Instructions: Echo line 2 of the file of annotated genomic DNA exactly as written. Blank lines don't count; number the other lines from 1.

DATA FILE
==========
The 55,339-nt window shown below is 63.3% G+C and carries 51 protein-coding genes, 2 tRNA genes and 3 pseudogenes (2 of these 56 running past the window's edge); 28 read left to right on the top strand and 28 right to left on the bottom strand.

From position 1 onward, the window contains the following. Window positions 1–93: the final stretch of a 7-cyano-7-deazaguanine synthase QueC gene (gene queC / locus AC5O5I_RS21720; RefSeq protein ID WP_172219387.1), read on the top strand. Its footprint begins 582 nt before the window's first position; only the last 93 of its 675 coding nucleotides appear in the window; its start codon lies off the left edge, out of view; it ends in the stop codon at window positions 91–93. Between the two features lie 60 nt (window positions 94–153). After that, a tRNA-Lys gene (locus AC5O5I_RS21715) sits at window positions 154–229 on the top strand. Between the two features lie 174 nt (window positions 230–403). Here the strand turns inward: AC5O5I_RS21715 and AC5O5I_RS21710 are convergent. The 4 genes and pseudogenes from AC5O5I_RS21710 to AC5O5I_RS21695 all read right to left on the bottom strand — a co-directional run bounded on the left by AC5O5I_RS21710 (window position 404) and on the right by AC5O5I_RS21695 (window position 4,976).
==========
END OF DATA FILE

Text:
From position 1 onward, the window contains the following. Window positions 1–93: the final stretch of a 7-cyano-7-deazaguanine synthase QueC gene (gene queC / locus AC5O5I_RS21720; RefSeq protein ID WP_172219387.1), read on the top strand. Its footprint begins 582 nt before the window's first position; only the last 93 of its 675 coding nucleotides appear in the window; its start codon lies off the left edge, out of view; it ends in the stop codon at window positions 91–93. Between the two features lie 60 nt (window positions 94–153). After that, a tRNA-Lys gene (locus AC5O5I_RS21715) sits at window positions 154–229 on the top strand. Between the two features lie 174 nt (window positions 230–403). Here the strand turns inward: AC5O5I_RS21715 and AC5O5I_RS21710 are convergent. The 4 genes and pseudogenes from AC5O5I_RS21710 to AC5O5I_RS21695 all read right to left on the bottom strand — a co-directional run bounded on the left by AC5O5I_RS21710 (window position 404) and on the right by AC5O5I_RS21695 (window position 4,976).